Xenophobia is a severe aversion to foreigners, strangers, their politics and cultures. Often, the term xenophobia is used interchangeably with racism, yet the two are actually different in that one is much more specific than the other. While racism defines prejudice based solely on ethnicity, ancestry or race, xenophobia covers any kind of fear related to an individual or group perceived as being different from the person with the phobia. People with xenophobia do not understand or accept that their condition is based in fear, yet it is the perceived threat of losing one’s own identity, culture and imagined superiority or purity that initially spurs the disorder.

Symptoms of Xenophobia

It is important to catch xenophobia early on. If left untreated, this condition can have seriously detrimental effects on not only the sufferer but also the objects of his or her prejudice. Furthermore, the xenophobic is liable to pass along his or her highly generalized and ungrounded perceptions to impressionable children and family members. Some symptoms of a xenophobic include:

  • Feelings of fear or dread when exposed to people or cultural items perceived by the phobic to be different
  • Apparent hostility towards people or cultures perceived by the phobic to be different
  • Distrust aimed specifically towards cultures perceived by the phobic to be different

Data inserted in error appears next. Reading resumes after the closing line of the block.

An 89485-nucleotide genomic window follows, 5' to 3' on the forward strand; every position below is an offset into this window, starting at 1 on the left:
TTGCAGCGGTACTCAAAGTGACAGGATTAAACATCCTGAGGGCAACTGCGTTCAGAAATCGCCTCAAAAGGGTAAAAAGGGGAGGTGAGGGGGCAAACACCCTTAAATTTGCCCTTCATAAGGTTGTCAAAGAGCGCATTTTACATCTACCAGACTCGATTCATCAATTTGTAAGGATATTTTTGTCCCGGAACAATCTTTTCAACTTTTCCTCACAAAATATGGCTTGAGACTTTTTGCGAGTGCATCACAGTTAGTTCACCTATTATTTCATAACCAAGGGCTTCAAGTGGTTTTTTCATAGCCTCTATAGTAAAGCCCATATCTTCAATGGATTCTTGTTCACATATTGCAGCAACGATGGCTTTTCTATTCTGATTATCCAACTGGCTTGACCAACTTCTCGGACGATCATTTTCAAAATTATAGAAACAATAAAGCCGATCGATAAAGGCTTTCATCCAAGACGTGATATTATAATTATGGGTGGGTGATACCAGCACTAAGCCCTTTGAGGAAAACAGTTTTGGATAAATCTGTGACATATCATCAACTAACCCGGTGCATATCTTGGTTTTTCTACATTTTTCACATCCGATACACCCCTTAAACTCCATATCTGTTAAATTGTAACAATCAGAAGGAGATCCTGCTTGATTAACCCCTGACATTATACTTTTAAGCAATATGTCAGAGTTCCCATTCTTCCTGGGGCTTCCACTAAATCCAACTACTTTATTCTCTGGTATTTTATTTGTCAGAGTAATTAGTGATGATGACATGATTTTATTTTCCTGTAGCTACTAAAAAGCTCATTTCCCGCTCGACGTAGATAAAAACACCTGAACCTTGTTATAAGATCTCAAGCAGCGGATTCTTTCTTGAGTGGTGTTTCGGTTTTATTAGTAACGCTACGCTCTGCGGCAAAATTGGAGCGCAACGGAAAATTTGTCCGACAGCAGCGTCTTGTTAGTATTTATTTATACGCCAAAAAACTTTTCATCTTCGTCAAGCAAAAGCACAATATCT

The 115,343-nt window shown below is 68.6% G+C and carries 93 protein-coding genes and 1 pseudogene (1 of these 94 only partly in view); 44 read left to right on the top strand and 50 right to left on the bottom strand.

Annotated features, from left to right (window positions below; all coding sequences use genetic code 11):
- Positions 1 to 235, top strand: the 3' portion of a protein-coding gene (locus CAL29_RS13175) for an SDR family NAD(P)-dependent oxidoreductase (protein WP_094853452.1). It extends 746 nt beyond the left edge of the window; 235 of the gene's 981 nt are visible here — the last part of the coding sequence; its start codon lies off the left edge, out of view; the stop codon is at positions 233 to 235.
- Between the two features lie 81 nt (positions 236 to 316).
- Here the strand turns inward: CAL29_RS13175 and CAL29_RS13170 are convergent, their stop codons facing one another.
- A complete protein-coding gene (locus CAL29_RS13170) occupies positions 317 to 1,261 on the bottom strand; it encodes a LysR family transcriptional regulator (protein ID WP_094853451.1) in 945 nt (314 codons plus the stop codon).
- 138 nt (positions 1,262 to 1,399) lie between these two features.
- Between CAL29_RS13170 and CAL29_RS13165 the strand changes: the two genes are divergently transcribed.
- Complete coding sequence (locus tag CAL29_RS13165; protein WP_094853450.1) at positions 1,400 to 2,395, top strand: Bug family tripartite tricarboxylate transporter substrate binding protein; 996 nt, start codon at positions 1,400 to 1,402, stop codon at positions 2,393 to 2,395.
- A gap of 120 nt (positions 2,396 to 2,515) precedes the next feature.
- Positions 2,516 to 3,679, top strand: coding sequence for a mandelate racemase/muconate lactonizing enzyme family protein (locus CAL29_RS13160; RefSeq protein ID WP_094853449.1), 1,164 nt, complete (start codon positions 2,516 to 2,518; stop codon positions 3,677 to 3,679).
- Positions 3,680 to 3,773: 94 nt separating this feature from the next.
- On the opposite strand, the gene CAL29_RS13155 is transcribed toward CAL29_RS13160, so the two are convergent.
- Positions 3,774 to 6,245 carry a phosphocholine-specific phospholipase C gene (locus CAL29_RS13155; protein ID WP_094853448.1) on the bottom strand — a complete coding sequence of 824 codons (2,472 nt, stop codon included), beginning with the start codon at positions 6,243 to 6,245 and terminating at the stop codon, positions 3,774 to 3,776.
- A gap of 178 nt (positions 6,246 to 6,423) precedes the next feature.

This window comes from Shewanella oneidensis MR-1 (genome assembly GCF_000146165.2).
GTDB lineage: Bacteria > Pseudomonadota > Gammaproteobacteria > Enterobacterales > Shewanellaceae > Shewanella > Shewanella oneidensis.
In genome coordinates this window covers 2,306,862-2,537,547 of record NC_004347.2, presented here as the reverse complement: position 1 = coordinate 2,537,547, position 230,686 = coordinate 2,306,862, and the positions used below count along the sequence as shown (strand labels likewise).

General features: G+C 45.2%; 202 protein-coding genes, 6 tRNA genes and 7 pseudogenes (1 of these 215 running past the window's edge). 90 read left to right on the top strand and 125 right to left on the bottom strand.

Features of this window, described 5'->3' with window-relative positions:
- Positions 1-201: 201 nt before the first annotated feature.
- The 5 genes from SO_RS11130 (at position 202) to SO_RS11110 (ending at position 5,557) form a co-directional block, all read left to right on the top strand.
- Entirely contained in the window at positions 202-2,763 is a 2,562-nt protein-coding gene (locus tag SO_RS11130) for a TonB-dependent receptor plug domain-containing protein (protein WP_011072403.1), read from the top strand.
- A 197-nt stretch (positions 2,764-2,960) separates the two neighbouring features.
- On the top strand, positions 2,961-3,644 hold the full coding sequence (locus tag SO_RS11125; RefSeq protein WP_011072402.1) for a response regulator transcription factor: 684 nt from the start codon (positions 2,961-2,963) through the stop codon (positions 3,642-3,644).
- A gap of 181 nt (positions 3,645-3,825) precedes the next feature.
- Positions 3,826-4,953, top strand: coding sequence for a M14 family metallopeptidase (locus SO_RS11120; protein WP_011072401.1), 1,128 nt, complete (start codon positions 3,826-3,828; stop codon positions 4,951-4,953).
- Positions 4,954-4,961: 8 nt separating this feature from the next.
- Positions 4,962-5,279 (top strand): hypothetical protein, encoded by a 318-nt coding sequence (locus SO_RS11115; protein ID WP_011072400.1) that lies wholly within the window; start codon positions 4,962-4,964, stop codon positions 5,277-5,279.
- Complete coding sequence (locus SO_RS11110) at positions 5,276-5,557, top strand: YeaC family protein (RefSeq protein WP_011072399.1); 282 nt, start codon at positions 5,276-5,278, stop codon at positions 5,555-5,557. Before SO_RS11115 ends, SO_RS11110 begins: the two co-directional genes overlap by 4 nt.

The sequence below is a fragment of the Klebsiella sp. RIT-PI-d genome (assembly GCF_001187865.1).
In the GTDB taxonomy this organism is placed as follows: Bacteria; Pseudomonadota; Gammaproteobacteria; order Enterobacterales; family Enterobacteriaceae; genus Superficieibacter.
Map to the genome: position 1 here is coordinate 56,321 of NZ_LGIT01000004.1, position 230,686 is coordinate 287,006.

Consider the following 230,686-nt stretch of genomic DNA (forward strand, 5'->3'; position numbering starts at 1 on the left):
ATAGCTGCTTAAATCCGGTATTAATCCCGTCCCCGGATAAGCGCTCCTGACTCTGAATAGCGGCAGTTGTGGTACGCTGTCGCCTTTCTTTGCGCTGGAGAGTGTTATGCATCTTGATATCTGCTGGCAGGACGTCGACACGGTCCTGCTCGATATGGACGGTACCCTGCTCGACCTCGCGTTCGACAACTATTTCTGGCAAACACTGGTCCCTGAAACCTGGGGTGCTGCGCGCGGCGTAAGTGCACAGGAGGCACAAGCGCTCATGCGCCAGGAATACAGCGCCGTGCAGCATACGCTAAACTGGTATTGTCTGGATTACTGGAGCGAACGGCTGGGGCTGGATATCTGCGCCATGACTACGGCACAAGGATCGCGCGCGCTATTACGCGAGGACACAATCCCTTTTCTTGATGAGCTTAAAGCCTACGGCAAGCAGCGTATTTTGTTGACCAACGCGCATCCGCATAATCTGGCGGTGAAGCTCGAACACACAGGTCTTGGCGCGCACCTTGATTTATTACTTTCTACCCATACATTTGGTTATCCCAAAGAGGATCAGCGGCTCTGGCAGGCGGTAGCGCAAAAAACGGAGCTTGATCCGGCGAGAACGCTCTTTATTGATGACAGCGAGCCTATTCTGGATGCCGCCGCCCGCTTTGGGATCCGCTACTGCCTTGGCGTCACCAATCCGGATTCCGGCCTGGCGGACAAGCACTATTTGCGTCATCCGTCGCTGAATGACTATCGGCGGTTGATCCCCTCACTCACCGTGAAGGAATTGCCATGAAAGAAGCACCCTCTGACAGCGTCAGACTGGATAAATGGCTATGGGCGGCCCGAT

• Rash generalizations and stereotypes aimed at a set of people who can be identified by superficial qualities
  • Finding abusive and prejudiced behavior humorous

Causes of Xenophobia

Like all phobias, there is no universally specific cause that leads to the development of xenophobia. Rather, various unique factors and experiences culminate in the development of the disorder. For some, such as veterans who fought in the Vietnam War, it is attendant with posttraumatic stress disorder. After witnessing fellow American soldiers being killed, many veterans developed a hatred of people with Asian features. Other times, xenophobia is simply the result of poor upbringing or alienation from people and cultures different than one’s own.

Treatment of Xenophobia

Like many phobias, treatment for the disorder is usually best left to a mental health practitioner. The goal of any such expert is to first target the initial inciting factor that caused the person’s irrational and extreme fear. The patient and therapist talk about why the fear unfounded, how they can come to terms with any traumatic experiences that caused the phobia, as well as ways to deal with the symptoms of the condition. This type of therapy is usually very effective, with a vast majority of patients completely overcoming or successfully coping with xenophobia symptom-free for years, if not for the remainder of their lives.

Some therapists opt to use cognitive behavioral therapy. With this type of treatment the patient meets with the therapist and in a systematic and gradual progression confronts the source of fear while learning to control the physical and mental reactions to it. By facing the phobia head on, the patient becomes accustomed to it and thus ultimately realizes that his or her initial fears were not grounded in real or imminent danger.

If you are searching for help with xenophobia, finding it is quite easy. There are plenty of therapists and peer groups willing to help not only with the disorder but also the psychological difficulties attendant with it. If self-help is not working, do not hesitate to reach out to these resources for support.

View Resources

American Psychiatric Association – info about phobias in general, causes, treatment.

Wikipedia – general info on xenophobia (definition, possible causes).

xenophobia.org – xenophobia as it relates to current events.

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